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Re: [IP] Temperature Restricts Pump

On Sun, 29 Jun 2003 17:42:45 -0700 (PDT), gail d asked:
 >So, please tell me, why is it that temperature
 >restricts your pumping on those hot days?

First of all, the "Information For The Patient" packed in each box of 
Humalog says:
Humalog should be stored in a refrigerator but not in the freezer. If 
refrigeration is not possible, the bottle of Humalog that you are 
currently using can be kept unrefrigerated, up to 28 days, as long as 
it is kept as cool as possible (below 86 degrees F (30 degrees C) and 
away from direct heat and light."

This isn't very helpful for us pump users. And Lilly has never been 
helpful to pump users. They ignore the need of a large community of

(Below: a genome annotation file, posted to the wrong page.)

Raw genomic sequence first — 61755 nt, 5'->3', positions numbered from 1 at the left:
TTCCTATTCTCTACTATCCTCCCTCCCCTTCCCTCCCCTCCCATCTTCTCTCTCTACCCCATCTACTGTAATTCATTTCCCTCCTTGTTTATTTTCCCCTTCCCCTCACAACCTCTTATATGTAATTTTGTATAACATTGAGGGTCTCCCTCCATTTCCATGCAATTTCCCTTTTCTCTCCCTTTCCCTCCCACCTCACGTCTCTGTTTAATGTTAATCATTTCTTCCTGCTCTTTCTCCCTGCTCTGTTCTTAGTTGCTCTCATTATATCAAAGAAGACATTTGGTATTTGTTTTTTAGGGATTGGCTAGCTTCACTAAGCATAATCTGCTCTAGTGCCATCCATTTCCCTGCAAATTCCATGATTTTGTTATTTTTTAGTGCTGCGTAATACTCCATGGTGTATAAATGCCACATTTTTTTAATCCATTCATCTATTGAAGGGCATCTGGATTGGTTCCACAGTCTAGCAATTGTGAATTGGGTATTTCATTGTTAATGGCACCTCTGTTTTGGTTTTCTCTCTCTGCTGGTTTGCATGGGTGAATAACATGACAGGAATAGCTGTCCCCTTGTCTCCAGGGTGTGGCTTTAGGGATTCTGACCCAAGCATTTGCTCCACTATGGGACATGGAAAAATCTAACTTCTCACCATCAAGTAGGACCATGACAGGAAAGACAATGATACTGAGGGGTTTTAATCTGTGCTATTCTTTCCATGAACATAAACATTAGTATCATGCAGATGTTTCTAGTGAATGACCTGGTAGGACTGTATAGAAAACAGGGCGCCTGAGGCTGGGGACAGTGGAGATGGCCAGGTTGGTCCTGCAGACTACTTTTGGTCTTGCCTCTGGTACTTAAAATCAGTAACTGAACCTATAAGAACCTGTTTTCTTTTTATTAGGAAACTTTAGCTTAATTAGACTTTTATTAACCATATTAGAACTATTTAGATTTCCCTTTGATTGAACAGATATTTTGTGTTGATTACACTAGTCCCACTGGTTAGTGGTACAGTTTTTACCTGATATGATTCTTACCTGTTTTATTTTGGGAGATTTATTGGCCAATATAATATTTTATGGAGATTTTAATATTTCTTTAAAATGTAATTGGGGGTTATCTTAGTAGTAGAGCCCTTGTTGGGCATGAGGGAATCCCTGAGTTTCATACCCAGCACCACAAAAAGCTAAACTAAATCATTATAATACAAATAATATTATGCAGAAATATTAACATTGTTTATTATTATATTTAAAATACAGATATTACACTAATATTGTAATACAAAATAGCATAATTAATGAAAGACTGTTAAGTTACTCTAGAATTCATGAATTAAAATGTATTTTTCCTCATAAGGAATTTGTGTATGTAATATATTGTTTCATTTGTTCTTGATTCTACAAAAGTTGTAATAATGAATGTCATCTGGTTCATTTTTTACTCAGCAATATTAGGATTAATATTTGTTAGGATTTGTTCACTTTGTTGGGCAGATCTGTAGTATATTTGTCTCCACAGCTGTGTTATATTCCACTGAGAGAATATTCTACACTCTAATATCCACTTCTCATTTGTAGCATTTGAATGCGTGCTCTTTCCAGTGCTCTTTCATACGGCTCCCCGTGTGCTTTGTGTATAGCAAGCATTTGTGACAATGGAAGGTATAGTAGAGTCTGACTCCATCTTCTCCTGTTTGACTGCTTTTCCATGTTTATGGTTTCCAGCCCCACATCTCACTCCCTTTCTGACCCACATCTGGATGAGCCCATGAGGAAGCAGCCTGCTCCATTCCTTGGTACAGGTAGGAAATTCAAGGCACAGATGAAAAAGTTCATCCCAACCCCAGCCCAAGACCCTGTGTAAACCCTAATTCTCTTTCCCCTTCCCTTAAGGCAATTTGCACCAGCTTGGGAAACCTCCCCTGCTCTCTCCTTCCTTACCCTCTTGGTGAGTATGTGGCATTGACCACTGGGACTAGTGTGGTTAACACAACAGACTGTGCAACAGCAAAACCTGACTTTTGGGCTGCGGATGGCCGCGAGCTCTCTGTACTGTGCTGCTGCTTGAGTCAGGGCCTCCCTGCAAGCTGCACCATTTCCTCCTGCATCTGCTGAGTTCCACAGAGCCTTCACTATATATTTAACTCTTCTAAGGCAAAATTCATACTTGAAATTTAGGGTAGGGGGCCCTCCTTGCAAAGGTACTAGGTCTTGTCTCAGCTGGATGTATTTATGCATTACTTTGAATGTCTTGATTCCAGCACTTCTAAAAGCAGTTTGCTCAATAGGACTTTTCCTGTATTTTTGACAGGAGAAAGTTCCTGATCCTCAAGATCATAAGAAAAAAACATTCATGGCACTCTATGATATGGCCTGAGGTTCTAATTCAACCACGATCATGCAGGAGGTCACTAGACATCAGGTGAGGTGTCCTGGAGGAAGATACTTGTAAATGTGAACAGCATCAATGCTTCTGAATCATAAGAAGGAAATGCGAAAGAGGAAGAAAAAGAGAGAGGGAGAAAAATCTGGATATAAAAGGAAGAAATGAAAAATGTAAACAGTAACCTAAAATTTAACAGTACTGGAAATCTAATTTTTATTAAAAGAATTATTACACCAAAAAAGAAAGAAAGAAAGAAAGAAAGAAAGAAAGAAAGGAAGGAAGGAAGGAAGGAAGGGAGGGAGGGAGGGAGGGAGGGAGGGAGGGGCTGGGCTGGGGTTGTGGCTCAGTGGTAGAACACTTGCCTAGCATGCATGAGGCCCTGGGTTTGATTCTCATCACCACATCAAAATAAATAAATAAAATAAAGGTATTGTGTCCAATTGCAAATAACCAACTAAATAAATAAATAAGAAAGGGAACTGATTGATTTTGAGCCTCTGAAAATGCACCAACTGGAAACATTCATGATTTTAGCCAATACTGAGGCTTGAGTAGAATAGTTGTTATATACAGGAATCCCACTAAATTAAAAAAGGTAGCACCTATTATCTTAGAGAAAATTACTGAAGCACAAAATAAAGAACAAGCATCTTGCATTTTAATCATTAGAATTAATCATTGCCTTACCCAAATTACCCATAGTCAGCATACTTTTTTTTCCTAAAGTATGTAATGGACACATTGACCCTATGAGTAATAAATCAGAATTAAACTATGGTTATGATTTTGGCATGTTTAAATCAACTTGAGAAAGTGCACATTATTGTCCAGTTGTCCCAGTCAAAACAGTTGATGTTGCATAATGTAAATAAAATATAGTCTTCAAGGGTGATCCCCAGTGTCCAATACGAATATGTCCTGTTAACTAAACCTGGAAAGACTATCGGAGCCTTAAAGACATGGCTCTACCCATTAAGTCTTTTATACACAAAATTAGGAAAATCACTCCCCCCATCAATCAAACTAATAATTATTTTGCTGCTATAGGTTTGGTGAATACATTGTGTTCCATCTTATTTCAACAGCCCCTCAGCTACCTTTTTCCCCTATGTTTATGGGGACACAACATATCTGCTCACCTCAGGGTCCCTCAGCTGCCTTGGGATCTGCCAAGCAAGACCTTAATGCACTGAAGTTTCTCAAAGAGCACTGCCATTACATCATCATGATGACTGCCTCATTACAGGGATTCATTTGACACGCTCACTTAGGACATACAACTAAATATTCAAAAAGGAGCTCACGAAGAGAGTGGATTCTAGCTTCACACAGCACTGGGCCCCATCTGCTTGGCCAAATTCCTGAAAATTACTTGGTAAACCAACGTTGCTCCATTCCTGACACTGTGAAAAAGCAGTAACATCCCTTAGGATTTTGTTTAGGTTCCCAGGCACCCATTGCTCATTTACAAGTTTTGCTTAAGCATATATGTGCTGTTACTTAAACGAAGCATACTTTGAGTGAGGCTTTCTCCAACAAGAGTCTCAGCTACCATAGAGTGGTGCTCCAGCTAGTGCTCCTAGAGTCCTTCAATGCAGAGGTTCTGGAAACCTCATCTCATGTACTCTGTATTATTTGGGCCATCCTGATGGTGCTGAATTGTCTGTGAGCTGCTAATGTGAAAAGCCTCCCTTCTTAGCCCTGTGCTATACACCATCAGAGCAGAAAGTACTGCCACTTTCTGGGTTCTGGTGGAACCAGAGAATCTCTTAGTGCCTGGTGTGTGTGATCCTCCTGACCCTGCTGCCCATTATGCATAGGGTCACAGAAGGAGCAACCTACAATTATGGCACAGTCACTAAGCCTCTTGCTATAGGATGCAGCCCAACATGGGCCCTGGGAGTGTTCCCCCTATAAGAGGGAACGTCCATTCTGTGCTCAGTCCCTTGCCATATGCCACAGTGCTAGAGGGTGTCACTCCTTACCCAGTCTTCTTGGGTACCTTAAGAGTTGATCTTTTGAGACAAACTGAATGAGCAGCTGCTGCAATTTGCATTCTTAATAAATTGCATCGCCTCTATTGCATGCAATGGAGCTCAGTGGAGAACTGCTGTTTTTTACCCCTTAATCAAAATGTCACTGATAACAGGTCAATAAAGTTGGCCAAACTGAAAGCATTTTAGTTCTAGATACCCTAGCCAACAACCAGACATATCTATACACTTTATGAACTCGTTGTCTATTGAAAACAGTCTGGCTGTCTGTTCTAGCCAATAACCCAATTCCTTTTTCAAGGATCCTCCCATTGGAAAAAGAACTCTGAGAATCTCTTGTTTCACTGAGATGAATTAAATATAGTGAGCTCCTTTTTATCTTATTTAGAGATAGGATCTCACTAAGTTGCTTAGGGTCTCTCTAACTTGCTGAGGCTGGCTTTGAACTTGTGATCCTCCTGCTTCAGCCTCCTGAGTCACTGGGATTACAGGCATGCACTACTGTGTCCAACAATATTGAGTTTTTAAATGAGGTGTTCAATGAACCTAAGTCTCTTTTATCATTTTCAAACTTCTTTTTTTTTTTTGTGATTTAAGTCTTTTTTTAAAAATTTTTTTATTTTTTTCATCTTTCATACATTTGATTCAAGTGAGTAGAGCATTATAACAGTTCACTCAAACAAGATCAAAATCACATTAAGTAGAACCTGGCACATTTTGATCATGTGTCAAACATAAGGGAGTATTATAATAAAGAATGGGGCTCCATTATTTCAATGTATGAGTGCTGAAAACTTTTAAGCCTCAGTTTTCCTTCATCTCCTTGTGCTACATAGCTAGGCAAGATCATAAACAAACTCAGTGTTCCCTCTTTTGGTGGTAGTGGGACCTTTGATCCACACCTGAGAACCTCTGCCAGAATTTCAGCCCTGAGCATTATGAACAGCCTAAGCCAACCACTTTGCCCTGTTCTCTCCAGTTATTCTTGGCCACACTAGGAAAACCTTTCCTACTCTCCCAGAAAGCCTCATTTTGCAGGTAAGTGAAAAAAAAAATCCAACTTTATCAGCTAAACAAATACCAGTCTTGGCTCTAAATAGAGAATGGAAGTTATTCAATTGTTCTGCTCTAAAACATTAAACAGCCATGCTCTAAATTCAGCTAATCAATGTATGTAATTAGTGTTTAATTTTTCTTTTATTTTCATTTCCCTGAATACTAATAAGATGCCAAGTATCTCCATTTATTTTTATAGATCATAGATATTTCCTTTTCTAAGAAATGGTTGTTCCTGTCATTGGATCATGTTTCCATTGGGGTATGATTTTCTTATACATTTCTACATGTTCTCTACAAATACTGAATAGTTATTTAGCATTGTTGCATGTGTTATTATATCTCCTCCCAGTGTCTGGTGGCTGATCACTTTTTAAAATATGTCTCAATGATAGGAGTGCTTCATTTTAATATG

Humalog users for useful information about the stability of Humalog in 
a pump environment, and instead publish CYA info dictated by their 

Both Gail and I have experimented, to try and find the real temperature 
limits of Humalog. It sounds like Gail has been more aggressive than I 
have. By education I am an electrical engineer, and most of my 
experience before retiring was with computers, so I have a healthy 
respect for product specifications, which is essentially what the Lilly 
statement quoted above is.

"why is it that temperature restricts your pumping on those hot days?"

The Lilly statement (such as it is) tells me that high temperatures are 
a problem for the stability of Humalog, and 60 years of using insulin 
have taught me that the same is true for all insulins and insulin 
analogs. The Lilly statement seems to say that 87 degrees F is too much 
heat, but we all know that we can get away with higher temperatures 
without experiencing any difficulty. But we're all different as far as 
how far above 86 we are willing to experiment (YMMV). I don't ride when 
it's 110F, and I seldom ride when it's 100F. I always wear my helmet, 
and I always carry a large water bottle filled with energy drink, but 
neither of those affects the temperature of the Humalog in my pump.

Tom Beatson
dx 12/1942, 506 1995, 508 2000
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